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Sedentary and Non-Sedentary Behaviour Patterns of Children with Cerebral Palsy Who Use Wheelchairs.

  • Author / Creator
    Innes, Jennifer AM
  • Purpose: To examine the suitability of a direct observation method to quantify and describe sedentary behavior and non-sedentary breaks for children who have cerebral palsy (Gross Motor Function Classification System [GMFCS] levels III, IV, and V). Secondary goals were to evaluate the agreement between direct observation and each of two measuring devices, the ActiGraph and the SenseWear, for the sedentary and non-sedentary intervals coded using the direct observation method. Methods: Four children participated. They all had a diagnosis of cerebral palsy (ages 7-14), with GMFCS levels IV or V. The children were videotaped at school and/or at home while wearing the ActiGraph and the SenseWear. Noldus Observer XT 11.5 software was used to code the sedentary and non-sedentary intervals observed on the videos using the direct observation coding scheme. SenseWear and ActiGraph data were compared with direct observation coding using the sedentary and non-sedentary intervals identified by direct observation. Results: All four children had considerable amounts of sedentary time. They all took frequent but very short breaks from sedentary time. The majority of the breaks were shorter than 60 seconds; it is not known whether these short breaks have any physiological benefit. The direct observation, ActiGraph, and SenseWear showed inconsistent agreement with no trend noted. Conclusions: Measuring sedentary behavior for children who use wheelchairs is challenging and requires further investigation. It is important to evaluate the length of break required for physiological benefit for these children.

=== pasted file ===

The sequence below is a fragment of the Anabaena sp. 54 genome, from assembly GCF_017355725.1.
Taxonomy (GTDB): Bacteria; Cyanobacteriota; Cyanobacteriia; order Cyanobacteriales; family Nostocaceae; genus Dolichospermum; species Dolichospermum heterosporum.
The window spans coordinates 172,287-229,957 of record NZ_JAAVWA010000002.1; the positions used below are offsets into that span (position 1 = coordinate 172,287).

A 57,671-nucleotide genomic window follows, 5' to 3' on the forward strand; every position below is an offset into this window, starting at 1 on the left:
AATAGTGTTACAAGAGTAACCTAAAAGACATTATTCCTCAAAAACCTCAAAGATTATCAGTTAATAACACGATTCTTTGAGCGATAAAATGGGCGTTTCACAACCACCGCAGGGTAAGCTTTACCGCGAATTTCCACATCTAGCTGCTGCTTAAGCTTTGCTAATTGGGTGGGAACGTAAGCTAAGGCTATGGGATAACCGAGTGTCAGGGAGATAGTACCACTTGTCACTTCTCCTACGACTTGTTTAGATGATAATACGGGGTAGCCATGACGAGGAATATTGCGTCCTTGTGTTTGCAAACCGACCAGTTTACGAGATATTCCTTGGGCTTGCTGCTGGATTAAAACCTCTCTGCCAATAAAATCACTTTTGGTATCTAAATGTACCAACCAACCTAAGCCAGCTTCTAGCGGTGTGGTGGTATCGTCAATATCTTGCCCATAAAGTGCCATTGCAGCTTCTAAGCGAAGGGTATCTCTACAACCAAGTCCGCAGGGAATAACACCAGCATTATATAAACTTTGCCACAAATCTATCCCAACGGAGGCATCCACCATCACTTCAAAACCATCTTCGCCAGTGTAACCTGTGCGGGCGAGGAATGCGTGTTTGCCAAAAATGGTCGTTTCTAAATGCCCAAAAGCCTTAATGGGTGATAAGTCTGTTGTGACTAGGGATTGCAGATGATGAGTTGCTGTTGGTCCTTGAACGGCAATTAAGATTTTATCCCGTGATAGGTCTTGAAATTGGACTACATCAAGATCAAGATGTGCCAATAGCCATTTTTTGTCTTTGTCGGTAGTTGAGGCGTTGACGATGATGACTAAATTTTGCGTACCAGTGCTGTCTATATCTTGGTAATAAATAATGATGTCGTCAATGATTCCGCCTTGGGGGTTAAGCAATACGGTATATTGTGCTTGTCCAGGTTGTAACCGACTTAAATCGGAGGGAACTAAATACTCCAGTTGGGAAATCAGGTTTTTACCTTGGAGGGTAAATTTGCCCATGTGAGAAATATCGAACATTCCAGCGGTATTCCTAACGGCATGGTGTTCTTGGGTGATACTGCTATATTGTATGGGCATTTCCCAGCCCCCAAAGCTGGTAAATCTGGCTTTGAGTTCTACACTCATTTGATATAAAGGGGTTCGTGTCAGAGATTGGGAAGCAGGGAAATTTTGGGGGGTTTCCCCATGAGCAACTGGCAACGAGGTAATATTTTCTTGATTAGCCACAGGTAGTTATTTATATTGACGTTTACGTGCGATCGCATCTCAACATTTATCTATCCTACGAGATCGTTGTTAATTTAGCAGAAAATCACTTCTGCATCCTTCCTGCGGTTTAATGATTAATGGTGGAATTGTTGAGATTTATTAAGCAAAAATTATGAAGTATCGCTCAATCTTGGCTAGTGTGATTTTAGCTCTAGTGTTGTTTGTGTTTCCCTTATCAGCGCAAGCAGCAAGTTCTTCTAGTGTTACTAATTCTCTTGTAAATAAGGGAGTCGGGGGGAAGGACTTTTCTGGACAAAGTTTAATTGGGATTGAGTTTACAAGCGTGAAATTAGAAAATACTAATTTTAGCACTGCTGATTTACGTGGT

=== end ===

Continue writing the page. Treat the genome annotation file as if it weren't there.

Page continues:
• Subjects / Keywords
  • Graduation date
    2014-11
  • Type of Item
    Thesis
  • Degree
    Master of Science
  • DOI
    https://doi.org/10.7939/R3R68S
  • License
    This thesis is made available by the University of Alberta Libraries with permission of the copyright owner solely for non-commercial purposes. This thesis, or any portion thereof, may not otherwise be copied or reproduced without the written consent of the copyright owner, except to the extent permitted by Canadian copyright law.
  • Language
    English
  • Institution
    University of Alberta
  • Degree level
    Master's
  • Department
    • Faculty of Rehabilitation Medicine
  • Specialization
    • Rehabilitation Science - Physical Therapy
  • Supervisor / co-supervisor and their department(s)
    • Darrah, Johanna (Physical Therapy)
  • Examining committee members and their departments
    • Wiart, Lesley (Physical Therapy)
    • Manns, Patricia (Physical Therapy)